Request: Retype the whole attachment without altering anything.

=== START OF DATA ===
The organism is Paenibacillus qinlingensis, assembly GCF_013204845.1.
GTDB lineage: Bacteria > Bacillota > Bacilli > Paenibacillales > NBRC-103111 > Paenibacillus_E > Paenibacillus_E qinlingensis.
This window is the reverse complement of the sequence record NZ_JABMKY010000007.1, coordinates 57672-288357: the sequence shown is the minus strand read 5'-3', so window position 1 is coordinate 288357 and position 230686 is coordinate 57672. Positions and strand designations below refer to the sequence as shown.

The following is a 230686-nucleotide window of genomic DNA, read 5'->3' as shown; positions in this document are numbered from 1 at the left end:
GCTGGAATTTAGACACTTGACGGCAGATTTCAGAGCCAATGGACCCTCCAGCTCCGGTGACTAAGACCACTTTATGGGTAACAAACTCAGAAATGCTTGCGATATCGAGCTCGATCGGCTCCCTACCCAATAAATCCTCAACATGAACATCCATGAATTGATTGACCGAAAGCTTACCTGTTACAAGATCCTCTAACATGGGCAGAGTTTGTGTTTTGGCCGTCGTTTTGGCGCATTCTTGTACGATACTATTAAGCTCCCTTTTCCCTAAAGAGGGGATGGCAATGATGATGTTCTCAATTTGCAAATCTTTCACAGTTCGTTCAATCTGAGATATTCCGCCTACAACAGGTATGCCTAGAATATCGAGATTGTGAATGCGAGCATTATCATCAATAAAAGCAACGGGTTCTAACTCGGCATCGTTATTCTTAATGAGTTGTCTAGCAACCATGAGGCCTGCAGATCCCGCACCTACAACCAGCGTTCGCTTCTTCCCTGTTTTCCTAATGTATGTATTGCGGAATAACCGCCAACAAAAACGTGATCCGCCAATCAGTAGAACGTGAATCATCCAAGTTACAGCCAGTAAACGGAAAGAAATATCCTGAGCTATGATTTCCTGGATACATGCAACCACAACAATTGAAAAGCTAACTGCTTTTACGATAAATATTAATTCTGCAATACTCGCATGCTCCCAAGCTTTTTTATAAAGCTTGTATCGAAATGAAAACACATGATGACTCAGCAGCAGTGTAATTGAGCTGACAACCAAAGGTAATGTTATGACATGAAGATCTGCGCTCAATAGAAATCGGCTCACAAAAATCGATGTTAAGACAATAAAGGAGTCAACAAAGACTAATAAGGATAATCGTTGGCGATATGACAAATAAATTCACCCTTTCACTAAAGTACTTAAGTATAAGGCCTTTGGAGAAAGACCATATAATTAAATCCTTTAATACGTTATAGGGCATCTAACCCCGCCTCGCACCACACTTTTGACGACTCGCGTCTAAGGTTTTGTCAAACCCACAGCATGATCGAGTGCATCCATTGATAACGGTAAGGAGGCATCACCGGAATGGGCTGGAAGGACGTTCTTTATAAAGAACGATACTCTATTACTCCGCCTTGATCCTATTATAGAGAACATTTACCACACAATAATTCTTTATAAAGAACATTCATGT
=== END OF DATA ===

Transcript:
The organism is Paenibacillus qinlingensis, assembly GCF_013204845.1.
GTDB lineage: Bacteria > Bacillota > Bacilli > Paenibacillales > NBRC-103111 > Paenibacillus_E > Paenibacillus_E qinlingensis.
This window is the reverse complement of the sequence record NZ_JABMKY010000007.1, coordinates 57672-288357: the sequence shown is the minus strand read 5'-3', so window position 1 is coordinate 288357 and position 230686 is coordinate 57672. Positions and strand designations below refer to the sequence as shown.

The following is a 230686-nucleotide window of genomic DNA, read 5'->3' as shown; positions in this document are numbered from 1 at the left end:
GCTGGAATTTAGACACTTGACGGCAGATTTCAGAGCCAATGGACCCTCCAGCTCCGGTGACTAAGACCACTTTATGGGTAACAAACTCAGAAATGCTTGCGATATCGAGCTCGATCGGCTCCCTACCCAATAAATCCTCAACATGAACATCCATGAATTGATTGACCGAAAGCTTACCTGTTACAAGATCCTCTAACATGGGCAGAGTTTGTGTTTTGGCCGTCGTTTTGGCGCATTCTTGTACGATACTATTAAGCTCCCTTTTCCCTAAAGAGGGGATGGCAATGATGATGTTCTCAATTTGCAAATCTTTCACAGTTCGTTCAATCTGAGATATTCCGCCTACAACAGGTATGCCTAGAATATCGAGATTGTGAATGCGAGCATTATCATCAATAAAAGCAACGGGTTCTAACTCGGCATCGTTATTCTTAATGAGTTGTCTAGCAACCATGAGGCCTGCAGATCCCGCACCTACAACCAGCGTTCGCTTCTTCCCTGTTTTCCTAATGTATGTATTGCGGAATAACCGCCAACAAAAACGTGATCCGCCAATCAGTAGAACGTGAATCATCCAAGTTACAGCCAGTAAACGGAAAGAAATATCCTGAGCTATGATTTCCTGGATACATGCAACCACAACAATTGAAAAGCTAACTGCTTTTACGATAAATATTAATTCTGCAATACTCGCATGCTCCCAAGCTTTTTTATAAAGCTTGTATCGAAATGAAAACACATGATGACTCAGCAGCAGTGTAATTGAGCTGACAACCAAAGGTAATGTTATGACATGAAGATCTGCGCTCAATAGAAATCGGCTCACAAAAATCGATGTTAAGACAATAAAGGAGTCAACAAAGACTAATAAGGATAATCGTTGGCGATATGACAAATAAATTCACCCTTTCACTAAAGTACTTAAGTATAAGGCCTTTGGAGAAAGACCATATAATTAAATCCTTTAATACGTTATAGGGCATCTAACCCCGCCTCGCACCACACTTTTGACGACTCGCGTCTAAGGTTTTGTCAAACCCACAGCATGATCGAGTGCATCCATTGATAACGGTAAGGAGGCATCACCGGAATGGGCTGGAAGGACGTTCTTTATAAAGAACGATACTCTATTACTCCGCCTTGATCCTATTATAGAGAACATTTACCACACAATAATTCTTTATAAAGAACATTCATGT